As a nurse, in the remote town of Broome, I didn't think I would be so affected by COVID but I was wrong. Meeting after meeting at work we were all trying to figure out how Broome Hospital and the Kimberley would cope if the coronavirus spread in a region that is 40% Indigenous and home to many remote communities. It would be disastrous. How would we prepare for what seemed the inevitable?
The worst case scenarios were put to us. Broome would become the COVID hospital for the Kimberley. The Kimberley borders were shut immediately, meaning I had no idea when I could see my family again. I just knew I had to step up and lead as I am a senior critical care nurse and my skills were needed here. We don't have an Intensive Care Unit, the closest is Perth 2500km away, a minimum 6 hour journey for patients on a Royal Flying Doctor flight. When my boss walked into the High Dependancy Unit I manage in Broome and told me that I would be in charge of the makeshift ICU, I was overwhelmed at the thought. I had been through SARS at Royal Perth Hospital and I just knew how sick these patients were and after watching a video from an Italian ICU I was worried. Thankfully it never came to that. The preparation, support and effort from WA Health through to frontline staff meant that if it came to, we could do it. I was ready for what felt like war.
I spent hours learning how the virus effects our patients and how to ventilate them. We had to learn coronavirus protocols, unlearn how we did things and modify how we would resuscitate someone who may have the virus. It wasn't long before all this was real and in practice. I came home after a 12 hour day and half of that was spent assisting our anaesthetist as we waited 6 hours in theatre with our ventilated patient for the Royal Flying Doctors to arrive. As that plane left we prayed that no accidents would occur in the Kimberley that night. Once a plane has a query or positive COVID patient in it, it has to be quarantined for 48 hours before it can fly again. Our PPE was treated like gold. It really was an unsettling time for everyone, amplified by being in a small town, cut off by the world yet facing such enormous pressure to become the COVID hospital for the region. The unknown can be a scary place to be, but I got through it and still do by appreciating all the silver linings that have come during this time.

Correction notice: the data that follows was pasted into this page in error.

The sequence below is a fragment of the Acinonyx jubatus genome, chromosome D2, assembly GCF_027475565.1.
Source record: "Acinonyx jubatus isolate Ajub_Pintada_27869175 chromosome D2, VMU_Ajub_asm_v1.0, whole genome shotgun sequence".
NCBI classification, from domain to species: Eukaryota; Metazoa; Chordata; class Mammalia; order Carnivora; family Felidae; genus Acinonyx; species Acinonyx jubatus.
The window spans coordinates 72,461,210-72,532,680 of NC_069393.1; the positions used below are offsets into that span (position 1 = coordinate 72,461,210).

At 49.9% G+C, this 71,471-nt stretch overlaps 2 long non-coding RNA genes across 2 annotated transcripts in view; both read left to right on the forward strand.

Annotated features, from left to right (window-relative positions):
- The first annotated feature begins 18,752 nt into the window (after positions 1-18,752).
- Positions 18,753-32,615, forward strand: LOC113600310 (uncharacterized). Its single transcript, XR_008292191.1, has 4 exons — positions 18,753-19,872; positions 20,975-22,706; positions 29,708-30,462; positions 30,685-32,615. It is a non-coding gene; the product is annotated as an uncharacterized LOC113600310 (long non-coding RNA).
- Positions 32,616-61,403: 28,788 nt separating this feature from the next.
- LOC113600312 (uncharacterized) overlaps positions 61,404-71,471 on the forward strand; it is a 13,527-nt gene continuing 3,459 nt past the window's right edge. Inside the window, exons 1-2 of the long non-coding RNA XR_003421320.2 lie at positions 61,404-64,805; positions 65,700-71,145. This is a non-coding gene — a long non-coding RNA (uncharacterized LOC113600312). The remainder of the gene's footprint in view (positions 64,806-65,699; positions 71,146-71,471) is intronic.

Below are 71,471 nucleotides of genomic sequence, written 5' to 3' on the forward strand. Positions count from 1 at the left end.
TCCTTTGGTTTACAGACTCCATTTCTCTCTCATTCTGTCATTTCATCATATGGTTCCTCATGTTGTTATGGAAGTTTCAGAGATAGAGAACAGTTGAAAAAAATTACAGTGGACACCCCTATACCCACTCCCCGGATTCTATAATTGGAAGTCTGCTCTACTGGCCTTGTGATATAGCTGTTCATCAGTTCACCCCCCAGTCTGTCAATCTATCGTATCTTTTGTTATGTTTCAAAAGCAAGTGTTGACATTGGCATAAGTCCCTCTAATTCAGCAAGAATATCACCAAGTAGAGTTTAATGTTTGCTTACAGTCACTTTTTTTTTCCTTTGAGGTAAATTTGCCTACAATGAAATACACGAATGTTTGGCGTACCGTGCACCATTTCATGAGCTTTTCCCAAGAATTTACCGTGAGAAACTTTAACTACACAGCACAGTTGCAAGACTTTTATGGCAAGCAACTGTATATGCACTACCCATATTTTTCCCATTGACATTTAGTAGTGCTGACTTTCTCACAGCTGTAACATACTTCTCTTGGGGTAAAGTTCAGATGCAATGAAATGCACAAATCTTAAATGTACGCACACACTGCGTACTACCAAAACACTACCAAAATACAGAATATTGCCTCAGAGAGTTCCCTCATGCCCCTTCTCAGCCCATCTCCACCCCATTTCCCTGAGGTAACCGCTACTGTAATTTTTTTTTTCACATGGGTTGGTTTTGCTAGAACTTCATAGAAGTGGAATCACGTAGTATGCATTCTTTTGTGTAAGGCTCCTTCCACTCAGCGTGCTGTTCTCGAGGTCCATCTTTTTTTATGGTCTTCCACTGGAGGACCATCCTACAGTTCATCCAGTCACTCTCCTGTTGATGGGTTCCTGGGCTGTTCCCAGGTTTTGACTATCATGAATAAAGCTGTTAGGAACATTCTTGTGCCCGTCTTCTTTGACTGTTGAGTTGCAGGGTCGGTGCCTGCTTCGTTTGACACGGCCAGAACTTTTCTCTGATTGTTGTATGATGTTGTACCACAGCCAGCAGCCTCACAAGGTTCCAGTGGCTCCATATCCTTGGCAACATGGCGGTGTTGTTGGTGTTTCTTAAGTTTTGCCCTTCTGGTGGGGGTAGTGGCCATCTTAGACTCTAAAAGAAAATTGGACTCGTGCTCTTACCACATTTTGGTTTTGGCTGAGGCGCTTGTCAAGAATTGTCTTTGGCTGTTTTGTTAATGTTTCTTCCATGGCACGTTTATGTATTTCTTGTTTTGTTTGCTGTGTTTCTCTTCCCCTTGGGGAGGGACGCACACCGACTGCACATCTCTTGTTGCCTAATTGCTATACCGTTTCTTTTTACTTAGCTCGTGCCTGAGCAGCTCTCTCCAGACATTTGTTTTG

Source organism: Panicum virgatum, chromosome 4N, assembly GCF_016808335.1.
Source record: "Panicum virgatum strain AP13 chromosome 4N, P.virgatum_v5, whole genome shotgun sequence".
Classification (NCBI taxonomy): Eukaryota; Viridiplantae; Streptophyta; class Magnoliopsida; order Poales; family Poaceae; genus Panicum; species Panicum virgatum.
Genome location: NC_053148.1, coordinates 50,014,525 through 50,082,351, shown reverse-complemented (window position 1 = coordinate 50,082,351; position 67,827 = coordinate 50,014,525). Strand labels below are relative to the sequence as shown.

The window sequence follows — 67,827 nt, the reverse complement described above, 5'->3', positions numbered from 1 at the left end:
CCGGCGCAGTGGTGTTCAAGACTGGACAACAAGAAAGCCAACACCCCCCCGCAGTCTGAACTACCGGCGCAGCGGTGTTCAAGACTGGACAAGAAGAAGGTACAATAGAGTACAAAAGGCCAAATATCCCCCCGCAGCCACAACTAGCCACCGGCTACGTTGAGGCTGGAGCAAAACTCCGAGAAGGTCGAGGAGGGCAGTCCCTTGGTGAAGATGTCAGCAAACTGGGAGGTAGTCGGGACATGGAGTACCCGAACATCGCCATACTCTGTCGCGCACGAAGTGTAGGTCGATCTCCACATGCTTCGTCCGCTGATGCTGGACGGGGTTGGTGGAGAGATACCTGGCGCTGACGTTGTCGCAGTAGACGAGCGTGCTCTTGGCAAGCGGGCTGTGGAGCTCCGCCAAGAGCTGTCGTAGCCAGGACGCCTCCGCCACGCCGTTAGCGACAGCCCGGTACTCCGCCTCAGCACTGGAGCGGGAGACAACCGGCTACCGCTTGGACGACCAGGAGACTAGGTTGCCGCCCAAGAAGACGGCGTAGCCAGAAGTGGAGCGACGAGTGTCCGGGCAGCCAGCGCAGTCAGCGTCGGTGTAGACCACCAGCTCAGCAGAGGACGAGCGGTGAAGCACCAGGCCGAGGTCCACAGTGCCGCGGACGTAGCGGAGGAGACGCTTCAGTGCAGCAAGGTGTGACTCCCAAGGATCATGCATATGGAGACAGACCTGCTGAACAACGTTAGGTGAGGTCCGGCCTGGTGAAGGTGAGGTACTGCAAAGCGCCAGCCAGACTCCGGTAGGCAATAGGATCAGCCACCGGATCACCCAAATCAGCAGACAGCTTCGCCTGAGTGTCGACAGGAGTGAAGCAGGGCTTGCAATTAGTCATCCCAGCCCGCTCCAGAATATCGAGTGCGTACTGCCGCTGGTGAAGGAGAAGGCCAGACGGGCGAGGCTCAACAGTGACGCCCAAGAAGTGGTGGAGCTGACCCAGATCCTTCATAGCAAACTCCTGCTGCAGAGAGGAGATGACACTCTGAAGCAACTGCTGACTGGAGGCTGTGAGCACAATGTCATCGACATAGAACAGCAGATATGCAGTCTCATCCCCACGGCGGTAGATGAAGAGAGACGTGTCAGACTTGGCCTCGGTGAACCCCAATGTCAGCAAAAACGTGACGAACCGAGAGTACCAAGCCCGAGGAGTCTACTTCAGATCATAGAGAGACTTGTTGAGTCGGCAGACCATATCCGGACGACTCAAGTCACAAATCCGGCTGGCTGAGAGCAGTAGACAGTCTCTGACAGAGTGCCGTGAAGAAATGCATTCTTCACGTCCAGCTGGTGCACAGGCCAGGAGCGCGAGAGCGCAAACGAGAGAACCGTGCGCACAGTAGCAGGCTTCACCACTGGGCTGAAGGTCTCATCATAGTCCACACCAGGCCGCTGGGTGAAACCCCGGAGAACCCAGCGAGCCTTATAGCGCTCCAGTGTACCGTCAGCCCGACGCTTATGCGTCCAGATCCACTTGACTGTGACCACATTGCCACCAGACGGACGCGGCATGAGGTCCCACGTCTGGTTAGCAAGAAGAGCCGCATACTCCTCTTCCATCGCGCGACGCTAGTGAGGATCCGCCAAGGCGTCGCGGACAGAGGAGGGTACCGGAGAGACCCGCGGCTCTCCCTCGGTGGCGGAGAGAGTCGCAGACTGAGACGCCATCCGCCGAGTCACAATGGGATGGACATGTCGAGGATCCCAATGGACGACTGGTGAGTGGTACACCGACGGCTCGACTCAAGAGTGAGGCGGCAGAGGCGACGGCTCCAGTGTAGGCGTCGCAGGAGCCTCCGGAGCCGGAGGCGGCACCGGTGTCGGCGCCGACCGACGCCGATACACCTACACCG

It's always important to remember the good things that have come from this experience. This is my list and I encourage you to make yours because it certainly helped me during the trying times.
- My colleagues. First and foremost, the doctors and nurses I work with every day. We all work hard to upskill all staff, to keep each other safe and be there for each other. To our cleaners, kitchen staff and orderlies who work equally as hard but don't always get the recognition they deserve.
- WA Health. Thankyou for all the help and assistance. Especially the COVID rapid swab cartridges meaning we get a result in 45 minutes as opposed to sending swabs to Perth and waiting 3 days. This has been a game changer to our hospital!